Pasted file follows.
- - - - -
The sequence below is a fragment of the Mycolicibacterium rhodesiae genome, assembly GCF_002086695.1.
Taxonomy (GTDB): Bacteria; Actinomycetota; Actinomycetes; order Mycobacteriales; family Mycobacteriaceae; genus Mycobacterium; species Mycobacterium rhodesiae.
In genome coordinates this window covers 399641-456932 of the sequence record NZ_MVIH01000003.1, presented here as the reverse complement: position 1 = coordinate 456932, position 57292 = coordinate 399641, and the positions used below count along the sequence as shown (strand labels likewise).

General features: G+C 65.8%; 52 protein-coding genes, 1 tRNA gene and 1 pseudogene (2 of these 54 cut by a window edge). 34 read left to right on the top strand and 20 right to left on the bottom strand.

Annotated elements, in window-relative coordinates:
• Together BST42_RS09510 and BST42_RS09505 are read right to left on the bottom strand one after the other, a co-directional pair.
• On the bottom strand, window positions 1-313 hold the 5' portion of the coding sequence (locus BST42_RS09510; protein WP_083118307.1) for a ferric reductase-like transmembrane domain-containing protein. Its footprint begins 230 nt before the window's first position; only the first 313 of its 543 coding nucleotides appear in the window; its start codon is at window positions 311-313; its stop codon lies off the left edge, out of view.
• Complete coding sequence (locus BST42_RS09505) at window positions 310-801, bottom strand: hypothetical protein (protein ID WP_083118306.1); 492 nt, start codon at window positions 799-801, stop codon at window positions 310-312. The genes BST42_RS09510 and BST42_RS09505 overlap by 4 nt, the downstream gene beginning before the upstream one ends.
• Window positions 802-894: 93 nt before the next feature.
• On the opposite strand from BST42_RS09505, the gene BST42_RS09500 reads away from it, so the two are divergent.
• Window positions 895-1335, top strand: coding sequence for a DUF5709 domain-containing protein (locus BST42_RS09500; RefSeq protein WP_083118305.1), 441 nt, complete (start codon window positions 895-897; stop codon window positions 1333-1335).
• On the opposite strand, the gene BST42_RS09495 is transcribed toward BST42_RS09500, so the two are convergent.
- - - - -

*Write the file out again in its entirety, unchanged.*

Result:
The sequence below is a fragment of the Mycolicibacterium rhodesiae genome, assembly GCF_002086695.1.
Taxonomy (GTDB): Bacteria; Actinomycetota; Actinomycetes; order Mycobacteriales; family Mycobacteriaceae; genus Mycobacterium; species Mycobacterium rhodesiae.
In genome coordinates this window covers 399641-456932 of the sequence record NZ_MVIH01000003.1, presented here as the reverse complement: position 1 = coordinate 456932, position 57292 = coordinate 399641, and the positions used below count along the sequence as shown (strand labels likewise).

General features: G+C 65.8%; 52 protein-coding genes, 1 tRNA gene and 1 pseudogene (2 of these 54 cut by a window edge). 34 read left to right on the top strand and 20 right to left on the bottom strand.

Annotated elements, in window-relative coordinates:
• Together BST42_RS09510 and BST42_RS09505 are read right to left on the bottom strand one after the other, a co-directional pair.
• On the bottom strand, window positions 1-313 hold the 5' portion of the coding sequence (locus BST42_RS09510; protein WP_083118307.1) for a ferric reductase-like transmembrane domain-containing protein. Its footprint begins 230 nt before the window's first position; only the first 313 of its 543 coding nucleotides appear in the window; its start codon is at window positions 311-313; its stop codon lies off the left edge, out of view.
• Complete coding sequence (locus BST42_RS09505) at window positions 310-801, bottom strand: hypothetical protein (protein ID WP_083118306.1); 492 nt, start codon at window positions 799-801, stop codon at window positions 310-312. The genes BST42_RS09510 and BST42_RS09505 overlap by 4 nt, the downstream gene beginning before the upstream one ends.
• Window positions 802-894: 93 nt before the next feature.
• On the opposite strand from BST42_RS09505, the gene BST42_RS09500 reads away from it, so the two are divergent.
• Window positions 895-1335, top strand: coding sequence for a DUF5709 domain-containing protein (locus BST42_RS09500; RefSeq protein WP_083118305.1), 441 nt, complete (start codon window positions 895-897; stop codon window positions 1333-1335).
• On the opposite strand, the gene BST42_RS09495 is transcribed toward BST42_RS09500, so the two are convergent.